Archive for the Fruit & Veggie Selections Category

Tip of the Day: How to cut a Pineapple!

Posted in ASIAN COOKING 101, Fruit & Veggie Selections, Peeling on May 7, 2010 by Meals of Asia

  • Start with a ripe pineapple. When purchasing, look for nice color both in the leaves and the skin. Check for ripeness by lifting the pineapple by a single leaf (choose a leaf toward the top). If the leaf comes out, it’s ripe.
  • Try this test several times on the same pineapple. Avoid buying pineapples whose skin is easily indented, which may mean they are overripe. Also, the pineapple should have only a very light scent. A heavy scent is also a sign of overripeness.
  • Now lay your pineapple on a counter or table. If you are planning to carve the pineapple into a “boat”, turn it to find the most attractive and stable way for it to lay (will it lays flat, without tumbling over?). Also, choose the side with the best looking leaves.
  • Rotate the pineapple slightly. Using a serrated knife, begin to make a slice (no more than 1/4 of the pineapple) down along the side to remove the skin. Note: Do not cut the leaves.

Thank for sharing, Darlene!

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Tip of the Day: Mango Facts!

Posted in Fruit & Veggie Selections, MUST KNOW TIPS & TECHNIQUES!, PA NHIA'S COOKING DICTIONARY on May 5, 2010 by Meals of Asia

There more than 1,000 different varieties of mangos throughout the world. Mangos are grown in tropical and subtropical lowlands throughout the world. In Florida, mangos are grown commercially in Dade, Lee, and Palm Beach Counties. Mangoes are also grown as yard trees in warm locations along the southeastern and southwestern coastal areas.

The most popular variety of mango grown in the United States is the Hayden. The Hayden mango is produced in Florida.

Mango Nutrition

One medium sized mango provides about:

Storing Mangos

Mangos can be stored at room temperature to ripen. If the mango is unripe and is stored at room temperature, it takes about a week to ripen.

When fully ripened, mangoes will give easily to gentle pressure. Store ripe mangoes in the refrigerator. Ripe mangos will keep well keep well in the refrigerator for up to three days. If a mango feels too spongy to the touch, it is definitely overripe and very possibly spoiled. Color is not necessarily an indication of ripeness in a mango. Some varieties remain green even when they are ripe, while others turn golden or bright red or a combination.

If you need to speed up the ripening process, place the mango in a paper bag at room temperature for a few days. Test daily for ripeness.

Thank you for sharing, Mama’s Health!

Tip of the Day: How to Pick a Good Watermelon!

Posted in Fruit & Veggie Selections, MUST KNOW TIPS & TECHNIQUES! on May 4, 2010 by Meals of Asia

There’s nothing better than a sweet, juicy, perfectly ripe watermelon. However, all watermelons aren’t created equal. I’ve been disappointed with many watermelons that I’ve brought home from the supermarket or produce stand. After bringing home one too many disappointing watermelons, I decided to learn how to pick a good watermelon once and for all.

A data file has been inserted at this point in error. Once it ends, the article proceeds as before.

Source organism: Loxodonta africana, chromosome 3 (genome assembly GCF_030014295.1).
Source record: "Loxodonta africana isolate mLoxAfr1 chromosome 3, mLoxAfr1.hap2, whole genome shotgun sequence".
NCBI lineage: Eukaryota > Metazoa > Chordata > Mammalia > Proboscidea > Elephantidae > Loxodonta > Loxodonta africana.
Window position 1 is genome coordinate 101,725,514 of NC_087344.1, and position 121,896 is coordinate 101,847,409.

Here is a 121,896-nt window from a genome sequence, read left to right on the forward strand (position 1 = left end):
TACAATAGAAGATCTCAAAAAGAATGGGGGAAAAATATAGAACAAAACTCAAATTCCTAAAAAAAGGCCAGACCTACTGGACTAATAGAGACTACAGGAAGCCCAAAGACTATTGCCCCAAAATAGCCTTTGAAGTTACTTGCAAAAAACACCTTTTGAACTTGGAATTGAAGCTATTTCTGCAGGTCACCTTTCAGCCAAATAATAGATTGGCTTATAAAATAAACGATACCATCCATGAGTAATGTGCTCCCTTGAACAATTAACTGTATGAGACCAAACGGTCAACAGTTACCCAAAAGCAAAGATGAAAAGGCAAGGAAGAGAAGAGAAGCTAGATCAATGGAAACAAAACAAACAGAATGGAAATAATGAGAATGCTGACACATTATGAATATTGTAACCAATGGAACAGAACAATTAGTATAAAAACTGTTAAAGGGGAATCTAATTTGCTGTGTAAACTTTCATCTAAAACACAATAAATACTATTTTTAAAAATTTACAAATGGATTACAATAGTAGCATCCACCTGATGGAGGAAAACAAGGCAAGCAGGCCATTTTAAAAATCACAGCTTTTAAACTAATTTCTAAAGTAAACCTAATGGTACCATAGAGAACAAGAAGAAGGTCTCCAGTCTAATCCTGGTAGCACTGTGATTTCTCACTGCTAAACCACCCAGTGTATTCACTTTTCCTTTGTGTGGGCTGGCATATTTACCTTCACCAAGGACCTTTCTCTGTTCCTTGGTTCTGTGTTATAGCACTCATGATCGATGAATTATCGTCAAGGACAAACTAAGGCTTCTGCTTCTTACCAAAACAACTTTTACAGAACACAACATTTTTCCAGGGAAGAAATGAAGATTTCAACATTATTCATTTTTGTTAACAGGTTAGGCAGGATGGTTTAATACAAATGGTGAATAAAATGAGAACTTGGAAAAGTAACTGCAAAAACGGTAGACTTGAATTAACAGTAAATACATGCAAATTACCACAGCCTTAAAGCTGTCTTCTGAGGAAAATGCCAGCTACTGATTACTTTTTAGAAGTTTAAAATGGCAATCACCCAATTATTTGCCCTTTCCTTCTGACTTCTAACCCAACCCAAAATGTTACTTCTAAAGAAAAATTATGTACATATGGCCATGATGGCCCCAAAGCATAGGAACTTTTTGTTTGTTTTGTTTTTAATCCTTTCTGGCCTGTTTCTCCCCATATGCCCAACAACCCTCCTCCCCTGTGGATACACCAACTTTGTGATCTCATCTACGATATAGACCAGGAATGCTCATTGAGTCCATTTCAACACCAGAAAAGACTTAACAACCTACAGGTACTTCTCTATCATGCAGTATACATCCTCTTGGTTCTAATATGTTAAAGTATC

When choosing a watermelon, there are a number of characteristics that indicate how good the fruit is likely to be.

Characteristics of Good Watermelons

The first thing you need to check is the shape of the melon. A good watermelon has a symmetrical shape. It doesn’t matter if the fruit is round or oval in shape, as long as it is symmetrical.

It is also a good idea to press the skin of the watermelon in many different spots to test for firmness. Good watermelons will not have soft spots.

While looking at the exterior color of a melon isn’t sufficient to determine if a melon will be good, dark green melons tend to be sweeter than those that are lighter in color.

When you pick up the melon, pay attention to how heavy it is. Watermelons are more than 90 percent water, so the juiciest melons are going to be the ones that seem very heavy for their size.

How to Check For Ripeness

There are several different ways to tell if a watermelon is ripe.

  1. Look on the bottom of the melon. You will find a discolored spot where the melon was in contact with the ground while it was growing. If this spot is light green, the melon is not yet ripe. If the spot is a yellowish-white color, the melon is probably ripe.
  2. You can also test for ripeness by scratching the surface of a watermelon with your fingernail. A greenish-white color beneath the outermost layer of the rind indicates a ripe watermelon.
  3. You can also tell if a watermelon is ripe by thumping it, if you know what you are listening for. When you thump the side of a ripe watermelon, it will sound as if the fruit is hollow. If you hear a thud or a tone that is high in pitch, you’re dealing with a fruit that isn’t ripe.

Interesting Fact about Watermelons: Don’t buy a watermelon that you know isn’t yet ripe thinking it will be ripe by the time you eat it. Watermelons do not continue to ripen once they have been picked.

Thank you for sharing!